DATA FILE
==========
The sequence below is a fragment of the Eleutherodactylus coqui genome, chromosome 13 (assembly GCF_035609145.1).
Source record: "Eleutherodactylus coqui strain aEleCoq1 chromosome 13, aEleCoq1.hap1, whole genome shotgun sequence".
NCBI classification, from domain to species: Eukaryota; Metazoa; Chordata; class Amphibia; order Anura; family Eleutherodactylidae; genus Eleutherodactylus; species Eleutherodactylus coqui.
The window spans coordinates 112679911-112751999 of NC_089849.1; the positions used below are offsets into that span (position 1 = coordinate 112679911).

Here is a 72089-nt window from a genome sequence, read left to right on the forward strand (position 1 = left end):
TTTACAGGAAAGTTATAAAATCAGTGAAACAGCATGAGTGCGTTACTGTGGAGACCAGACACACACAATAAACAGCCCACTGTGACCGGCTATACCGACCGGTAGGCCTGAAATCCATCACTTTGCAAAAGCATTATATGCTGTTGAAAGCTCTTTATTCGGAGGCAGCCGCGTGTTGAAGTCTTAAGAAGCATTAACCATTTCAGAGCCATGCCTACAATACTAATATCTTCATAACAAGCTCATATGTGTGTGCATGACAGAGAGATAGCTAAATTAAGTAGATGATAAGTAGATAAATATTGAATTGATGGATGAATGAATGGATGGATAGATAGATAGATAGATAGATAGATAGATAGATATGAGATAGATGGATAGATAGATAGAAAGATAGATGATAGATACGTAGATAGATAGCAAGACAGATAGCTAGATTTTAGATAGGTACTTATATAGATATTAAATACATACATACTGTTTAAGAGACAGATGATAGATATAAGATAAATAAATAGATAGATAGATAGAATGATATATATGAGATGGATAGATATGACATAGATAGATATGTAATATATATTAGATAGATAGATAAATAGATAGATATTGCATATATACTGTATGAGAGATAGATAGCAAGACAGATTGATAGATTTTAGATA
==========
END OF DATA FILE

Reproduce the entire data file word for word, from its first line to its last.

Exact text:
The sequence below is a fragment of the Eleutherodactylus coqui genome, chromosome 13 (assembly GCF_035609145.1).
Source record: "Eleutherodactylus coqui strain aEleCoq1 chromosome 13, aEleCoq1.hap1, whole genome shotgun sequence".
NCBI classification, from domain to species: Eukaryota; Metazoa; Chordata; class Amphibia; order Anura; family Eleutherodactylidae; genus Eleutherodactylus; species Eleutherodactylus coqui.
The window spans coordinates 112679911-112751999 of NC_089849.1; the positions used below are offsets into that span (position 1 = coordinate 112679911).

Here is a 72089-nt window from a genome sequence, read left to right on the forward strand (position 1 = left end):
TTTACAGGAAAGTTATAAAATCAGTGAAACAGCATGAGTGCGTTACTGTGGAGACCAGACACACACAATAAACAGCCCACTGTGACCGGCTATACCGACCGGTAGGCCTGAAATCCATCACTTTGCAAAAGCATTATATGCTGTTGAAAGCTCTTTATTCGGAGGCAGCCGCGTGTTGAAGTCTTAAGAAGCATTAACCATTTCAGAGCCATGCCTACAATACTAATATCTTCATAACAAGCTCATATGTGTGTGCATGACAGAGAGATAGCTAAATTAAGTAGATGATAAGTAGATAAATATTGAATTGATGGATGAATGAATGGATGGATAGATAGATAGATAGATAGATAGATAGATAGATATGAGATAGATGGATAGATAGATAGAAAGATAGATGATAGATACGTAGATAGATAGCAAGACAGATAGCTAGATTTTAGATAGGTACTTATATAGATATTAAATACATACATACTGTTTAAGAGACAGATGATAGATATAAGATAAATAAATAGATAGATAGATAGAATGATATATATGAGATGGATAGATATGACATAGATAGATATGTAATATATATTAGATAGATAGATAAATAGATAGATATTGCATATATACTGTATGAGAGATAGATAGCAAGACAGATTGATAGATTTTAGATA